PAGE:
Historically, America's elderly have lived out their lives with families, but in the last few generations, many have spent their later years in assisted living facilities. Directed and produced by Jenks, Andrew Jenks, Room 335 sheds light on this phenomenon, subtly questioning the values of a country that does not entirely value or embrace its older citizens. The film shows how young people can give something back to those who came before them, emphasizing the point that older people still have much to offer society.

After settling into his cozy room at Harbor Place, near Port St. Lucie, Florida, Jenks meets as many of the residents as he can, forging bonds with the half-dozen who are the primary focus of the film. Among those he encounters are: Tammy is an energetic 95-year-old with a keen sense of humor and a mind as sharp as a tack. Upon meeting Jenks, she informs him that the medication in her pharmacy bag is "birth control pills." Though Tammy has seen everyone she loves come and go, she still has a positive attitude about life and continues to embrace new friends, including Jenks.

Bill is initially cold towards Jenks, but quickly opens up and develops a true friendship. The 80-year-old makes daily ventures across the high way to the Dollar Store, where he buys pens, mugs, teddy bears and lots of candy for other residents. Bill and Andrew often play baseball - not with a regular bat and ball, but with a cane and soda can. They also talk about Bill's "girlfriends" in the nursing home and test their strength by arm-wrestling.

Dotty, a frail 80-year-old, is forced to go into the hospital several times during filming. Having no immediate family, she has been placed in the assisted living facility by an outsider. After rallying several times, Dotty returns to the hospital for good. In an extremely moving moment, Jenks prays over her listless figure in the hospital bed and Dotty weakly raises her hands in prayer, telling him, "Thank you."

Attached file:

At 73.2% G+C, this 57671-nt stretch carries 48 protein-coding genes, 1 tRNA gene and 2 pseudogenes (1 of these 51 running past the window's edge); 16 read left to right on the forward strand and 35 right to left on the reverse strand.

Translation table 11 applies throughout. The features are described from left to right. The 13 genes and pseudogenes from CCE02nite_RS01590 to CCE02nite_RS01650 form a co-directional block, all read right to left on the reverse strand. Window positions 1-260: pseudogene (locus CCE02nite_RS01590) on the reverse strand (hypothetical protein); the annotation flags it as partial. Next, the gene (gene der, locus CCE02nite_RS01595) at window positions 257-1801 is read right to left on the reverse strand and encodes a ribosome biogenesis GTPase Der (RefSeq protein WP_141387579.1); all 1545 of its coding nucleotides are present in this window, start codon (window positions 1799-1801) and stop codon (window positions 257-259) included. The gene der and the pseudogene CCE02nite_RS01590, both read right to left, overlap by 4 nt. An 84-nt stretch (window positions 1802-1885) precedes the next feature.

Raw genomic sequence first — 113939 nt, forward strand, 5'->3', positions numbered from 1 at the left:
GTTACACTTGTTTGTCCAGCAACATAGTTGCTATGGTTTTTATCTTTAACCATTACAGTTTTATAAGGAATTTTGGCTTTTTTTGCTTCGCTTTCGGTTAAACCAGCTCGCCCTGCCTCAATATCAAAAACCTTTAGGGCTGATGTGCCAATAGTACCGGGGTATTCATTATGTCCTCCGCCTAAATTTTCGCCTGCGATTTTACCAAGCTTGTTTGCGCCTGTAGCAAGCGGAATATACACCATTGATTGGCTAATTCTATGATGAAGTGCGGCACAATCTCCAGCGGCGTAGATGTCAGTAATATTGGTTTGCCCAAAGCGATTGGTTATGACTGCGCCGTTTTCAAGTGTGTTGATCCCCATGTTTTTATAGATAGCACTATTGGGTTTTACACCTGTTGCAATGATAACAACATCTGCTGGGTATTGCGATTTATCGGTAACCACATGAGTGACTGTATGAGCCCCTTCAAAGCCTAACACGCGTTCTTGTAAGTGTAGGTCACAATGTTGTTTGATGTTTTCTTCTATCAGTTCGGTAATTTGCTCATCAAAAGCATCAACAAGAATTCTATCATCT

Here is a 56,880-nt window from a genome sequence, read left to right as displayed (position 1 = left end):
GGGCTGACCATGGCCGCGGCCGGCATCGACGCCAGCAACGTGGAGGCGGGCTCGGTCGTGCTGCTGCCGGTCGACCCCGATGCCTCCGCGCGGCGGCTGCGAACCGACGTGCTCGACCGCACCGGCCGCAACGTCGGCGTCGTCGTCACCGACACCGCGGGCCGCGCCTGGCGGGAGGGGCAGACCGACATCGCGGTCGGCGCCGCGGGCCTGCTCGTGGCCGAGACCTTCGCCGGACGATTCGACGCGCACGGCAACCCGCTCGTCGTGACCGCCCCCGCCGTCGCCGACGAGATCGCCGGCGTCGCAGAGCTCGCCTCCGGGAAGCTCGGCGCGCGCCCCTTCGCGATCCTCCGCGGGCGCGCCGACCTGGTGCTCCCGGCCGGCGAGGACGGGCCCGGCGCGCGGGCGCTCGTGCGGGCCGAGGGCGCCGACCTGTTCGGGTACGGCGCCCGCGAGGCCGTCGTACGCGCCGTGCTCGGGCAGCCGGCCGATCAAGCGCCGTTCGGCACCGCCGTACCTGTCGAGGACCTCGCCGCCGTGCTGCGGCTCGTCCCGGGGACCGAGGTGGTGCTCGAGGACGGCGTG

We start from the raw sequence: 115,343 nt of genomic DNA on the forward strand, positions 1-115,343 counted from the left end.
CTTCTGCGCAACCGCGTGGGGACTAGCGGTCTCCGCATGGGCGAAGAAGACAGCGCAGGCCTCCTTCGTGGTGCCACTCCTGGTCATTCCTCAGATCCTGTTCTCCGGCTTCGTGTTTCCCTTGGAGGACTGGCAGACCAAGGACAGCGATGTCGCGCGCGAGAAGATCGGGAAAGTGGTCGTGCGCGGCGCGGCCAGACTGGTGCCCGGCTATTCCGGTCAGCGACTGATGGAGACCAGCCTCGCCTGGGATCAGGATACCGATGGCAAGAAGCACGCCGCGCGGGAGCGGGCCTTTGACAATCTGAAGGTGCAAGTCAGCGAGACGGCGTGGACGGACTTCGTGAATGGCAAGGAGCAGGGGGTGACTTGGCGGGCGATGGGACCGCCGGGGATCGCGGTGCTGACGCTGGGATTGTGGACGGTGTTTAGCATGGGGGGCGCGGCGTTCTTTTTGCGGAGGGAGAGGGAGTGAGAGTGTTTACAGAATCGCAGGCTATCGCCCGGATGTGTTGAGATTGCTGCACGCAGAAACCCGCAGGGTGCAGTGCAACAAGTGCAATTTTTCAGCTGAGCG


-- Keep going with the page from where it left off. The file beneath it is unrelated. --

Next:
Throughout Jenks' stay, he sees these and other inhabitants of Harbor Place through their ups and downs, getting to know them as individuals, not stereotypes. As their friend and confidant, he comes to realize that the friendship and interaction he can offer as a younger person are as valuable to the residents as their goodwill and life lessons are to him.

Concludes Jenks, "We're all gonna grow old at some point. Does this mean we're going to be neglected too? Despite their old age and declining health, people like Bill and Tammy still have love and wisdom to give to society. I really didn't know what to expect when I arrived at Harbor Place, but I found it to be a world of incredible passion, a world with friends that I will never forget."

Andrew Jenks, Room 335 is Jenks' first film. The founder of the Hendrick Hudson Film Festival in New York, he has been working in Japan for the past year on his next project, about Bobby Valentine, the former Mets baseball manager who has become a national icon there. Jenks is still enrolled at NYU at the Tish School of the Arts.

HBO Films presents a Hemi Productions Film. Music superivsor Sean O'Neill; director of photography Jonah Quickmire Pettigrew; assistant director William Godel; edited by Andrew Jenks and Jonah Quickmire Pettigrew; produced and directed by Andrew Jenks. For Home Box Office: consulting editor Geof Bartz, A.C.E., supervising producer John Hoffman; executive producer Sheila Nevins.

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